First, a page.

Episode 1 Supplemental: The Wizard of Europe

In last weeks episode Tell me Strange Things, we looked at the curious life and works of Montague Summers and explored his odd views on the literal existence of Vampires, Werewolves and Witches. His exploration and translations of works of Inquisitors and Witchfinder generals did not endear him to the prevailing sentiment at the time and now-being that the trial, torture, and execution of witches was a sad and disturbing byproduct of overzealous and misguided Religious charlatans. Although many of the examples produced in the hysteria of the day, like that of the reviled Matthew Hopkins and the Salem Witch trials read like psychopathic horror novels, what is often overlooked is the real cases of witchcraft and devil worship practiced by the supposed enlightened nobles and aristocrats of the Middle ages and Renaissance era.
John Dee, whose calculations helped to form the Georgian Calendar was personal astrologer to Queen Elizabeth, who witnessed Dee’s use of his Shew Stone for summoning astral entities. Count Henry of Bohemia, a Professor at Krakow’s University and favorite of the Polish Court of Ladislaus, was a known necromancer and jailed more than once on accusations of summoning demons. The greatest King of Poland Sigismund the 2nd kept a Necromancer by the name of Pan Twardowski on hand to summon the specter of his dead wife. No less than the Holy Roman Empress Barbara of Cilli and her daughter were accused by the Pope of drinking human blood instead of wine, as a way of profaning the sacrament of communion. These are just a few examples of the degradation and corruption of the Nobility. These same men, and those like them who helped jump start the scientific method and the age of reason also claimed to talk with Angels and summon Demons. Is it any wonder that, when creating the most famous Vampire of all time, Bram Stoker made Dracula a Count?

Perhaps greatest example of this comes to us from in the form of the Holy Roman Emperor Rudolf the 2nd who Reigned until 1612, known more prominently as the Wizard Emperor for his infamous tower of alchemy, vast patronage of Occult practitioners, and his unending search for the elusive Philosophers stone.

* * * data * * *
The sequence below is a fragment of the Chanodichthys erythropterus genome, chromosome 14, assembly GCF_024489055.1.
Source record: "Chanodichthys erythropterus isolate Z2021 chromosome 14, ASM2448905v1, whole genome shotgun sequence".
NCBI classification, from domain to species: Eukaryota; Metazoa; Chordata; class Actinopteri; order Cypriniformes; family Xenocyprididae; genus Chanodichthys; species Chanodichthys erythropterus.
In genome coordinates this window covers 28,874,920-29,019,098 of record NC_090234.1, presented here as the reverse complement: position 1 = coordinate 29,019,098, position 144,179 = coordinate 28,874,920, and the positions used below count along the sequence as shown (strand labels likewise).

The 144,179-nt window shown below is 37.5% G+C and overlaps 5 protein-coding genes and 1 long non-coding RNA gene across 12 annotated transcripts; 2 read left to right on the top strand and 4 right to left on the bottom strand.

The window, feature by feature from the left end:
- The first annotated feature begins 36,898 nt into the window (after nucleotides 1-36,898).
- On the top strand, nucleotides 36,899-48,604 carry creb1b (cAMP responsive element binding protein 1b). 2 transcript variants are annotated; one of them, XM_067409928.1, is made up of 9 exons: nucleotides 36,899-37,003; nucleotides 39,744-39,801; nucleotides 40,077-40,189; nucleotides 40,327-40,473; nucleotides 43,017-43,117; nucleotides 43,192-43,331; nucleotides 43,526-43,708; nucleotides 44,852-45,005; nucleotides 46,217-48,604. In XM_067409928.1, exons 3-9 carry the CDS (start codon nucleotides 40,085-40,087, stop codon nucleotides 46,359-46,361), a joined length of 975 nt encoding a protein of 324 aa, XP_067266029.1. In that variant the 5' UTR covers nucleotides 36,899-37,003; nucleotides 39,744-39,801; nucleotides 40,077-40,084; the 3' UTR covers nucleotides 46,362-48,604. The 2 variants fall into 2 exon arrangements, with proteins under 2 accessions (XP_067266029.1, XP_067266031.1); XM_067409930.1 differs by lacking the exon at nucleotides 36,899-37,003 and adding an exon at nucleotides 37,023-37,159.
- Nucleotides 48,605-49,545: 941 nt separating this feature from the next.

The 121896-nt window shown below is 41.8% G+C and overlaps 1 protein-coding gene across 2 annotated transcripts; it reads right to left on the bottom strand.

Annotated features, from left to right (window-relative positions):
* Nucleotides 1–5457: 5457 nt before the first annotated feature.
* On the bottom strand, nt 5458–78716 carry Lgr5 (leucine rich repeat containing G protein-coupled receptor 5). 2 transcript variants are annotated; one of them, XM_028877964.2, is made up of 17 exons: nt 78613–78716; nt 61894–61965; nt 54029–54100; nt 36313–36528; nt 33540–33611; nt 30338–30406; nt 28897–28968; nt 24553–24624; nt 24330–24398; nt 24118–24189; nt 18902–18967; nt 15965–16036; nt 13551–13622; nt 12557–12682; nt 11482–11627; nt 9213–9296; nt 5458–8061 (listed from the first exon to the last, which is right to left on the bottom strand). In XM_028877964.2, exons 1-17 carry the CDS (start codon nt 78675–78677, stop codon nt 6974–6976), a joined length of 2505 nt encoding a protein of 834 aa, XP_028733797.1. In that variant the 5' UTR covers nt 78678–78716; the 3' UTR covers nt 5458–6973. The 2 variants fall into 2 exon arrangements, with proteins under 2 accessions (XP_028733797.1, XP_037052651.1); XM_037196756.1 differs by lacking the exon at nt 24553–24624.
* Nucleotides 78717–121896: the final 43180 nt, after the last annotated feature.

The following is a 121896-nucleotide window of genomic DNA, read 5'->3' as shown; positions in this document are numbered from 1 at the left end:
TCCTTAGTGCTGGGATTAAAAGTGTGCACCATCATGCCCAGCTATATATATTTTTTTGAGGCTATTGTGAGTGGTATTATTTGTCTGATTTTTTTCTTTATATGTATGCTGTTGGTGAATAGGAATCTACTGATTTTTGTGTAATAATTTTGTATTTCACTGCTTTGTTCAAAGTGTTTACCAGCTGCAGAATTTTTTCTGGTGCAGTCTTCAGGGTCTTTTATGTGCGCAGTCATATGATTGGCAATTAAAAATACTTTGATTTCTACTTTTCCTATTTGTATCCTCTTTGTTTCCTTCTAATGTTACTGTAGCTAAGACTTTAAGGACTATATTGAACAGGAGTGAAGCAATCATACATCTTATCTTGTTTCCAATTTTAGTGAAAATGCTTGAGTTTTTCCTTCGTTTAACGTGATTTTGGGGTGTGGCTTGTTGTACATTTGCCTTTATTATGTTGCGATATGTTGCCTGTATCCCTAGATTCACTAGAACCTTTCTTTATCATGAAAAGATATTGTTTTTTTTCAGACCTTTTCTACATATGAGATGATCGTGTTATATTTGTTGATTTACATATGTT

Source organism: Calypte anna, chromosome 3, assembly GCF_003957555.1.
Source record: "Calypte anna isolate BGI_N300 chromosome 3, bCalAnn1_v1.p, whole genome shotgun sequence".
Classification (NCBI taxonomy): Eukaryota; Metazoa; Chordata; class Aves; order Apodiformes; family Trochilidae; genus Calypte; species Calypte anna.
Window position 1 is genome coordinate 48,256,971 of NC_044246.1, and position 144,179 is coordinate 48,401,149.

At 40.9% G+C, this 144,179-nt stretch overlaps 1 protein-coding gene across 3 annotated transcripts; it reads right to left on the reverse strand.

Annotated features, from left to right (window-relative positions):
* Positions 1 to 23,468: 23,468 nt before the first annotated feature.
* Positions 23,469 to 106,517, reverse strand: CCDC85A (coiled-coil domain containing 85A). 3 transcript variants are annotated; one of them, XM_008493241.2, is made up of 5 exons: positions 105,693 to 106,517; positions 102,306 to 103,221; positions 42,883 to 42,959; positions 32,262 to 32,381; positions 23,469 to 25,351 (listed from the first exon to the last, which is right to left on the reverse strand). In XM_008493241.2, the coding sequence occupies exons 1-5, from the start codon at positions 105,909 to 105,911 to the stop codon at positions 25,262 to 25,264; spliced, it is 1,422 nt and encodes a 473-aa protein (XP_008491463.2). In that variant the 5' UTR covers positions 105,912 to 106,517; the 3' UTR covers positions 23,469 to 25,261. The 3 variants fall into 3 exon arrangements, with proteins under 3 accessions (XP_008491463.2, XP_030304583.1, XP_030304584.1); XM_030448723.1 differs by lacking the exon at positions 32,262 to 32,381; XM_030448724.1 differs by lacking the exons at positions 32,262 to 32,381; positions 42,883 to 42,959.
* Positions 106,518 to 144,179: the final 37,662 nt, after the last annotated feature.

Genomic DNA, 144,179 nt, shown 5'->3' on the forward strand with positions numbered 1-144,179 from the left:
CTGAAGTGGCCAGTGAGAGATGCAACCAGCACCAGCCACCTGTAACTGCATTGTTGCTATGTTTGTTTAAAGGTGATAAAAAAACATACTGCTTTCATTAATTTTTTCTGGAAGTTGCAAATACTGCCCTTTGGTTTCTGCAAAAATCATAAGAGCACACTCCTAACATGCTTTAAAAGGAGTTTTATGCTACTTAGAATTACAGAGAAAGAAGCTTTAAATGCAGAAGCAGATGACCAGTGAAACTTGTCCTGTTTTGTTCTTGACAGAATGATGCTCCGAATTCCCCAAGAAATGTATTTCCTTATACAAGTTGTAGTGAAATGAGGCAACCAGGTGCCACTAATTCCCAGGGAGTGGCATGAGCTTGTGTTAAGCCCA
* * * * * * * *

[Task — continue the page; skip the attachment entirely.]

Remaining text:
The Emperor was by all accounts a quiet man, gifted in learning, he had an insatiable lust for art, the occult, and almost nothing else, even to the degradation of his Empire. Despite his enormous wealth as head of one of the largest land empires in Europe, Rudolf consistently emptied his coffers for the privilege hosting up to two hundred different alchemists, astrologers, and Magi, refused to marry after a horoscope casts told him that any children he had would have would be a great burden to him, and consistently started unnecessary wars to raise taxes to fund his innumerable occult curiosities. Some may be vaguely familiar with Rudolf for his connection to Rabbi Judah Loew who lived in the Jewish quarter of Prague during Rudolf’s reign. Loew, you may recall created the legendary Golem of Prague.
               Many legends and myth surround the man and the city he made his capital. It was said that in his Chamber of Art he kept a Bell etched many magical symbols, which he used to raise the specters of the dead. He was also said to have possessed a Seeing Mirror which would show him the future, and always kept in his pocket a magnet that allowed him to read the minds of men at great distances. But the treasure he most wished to possess was the Philosophers stone.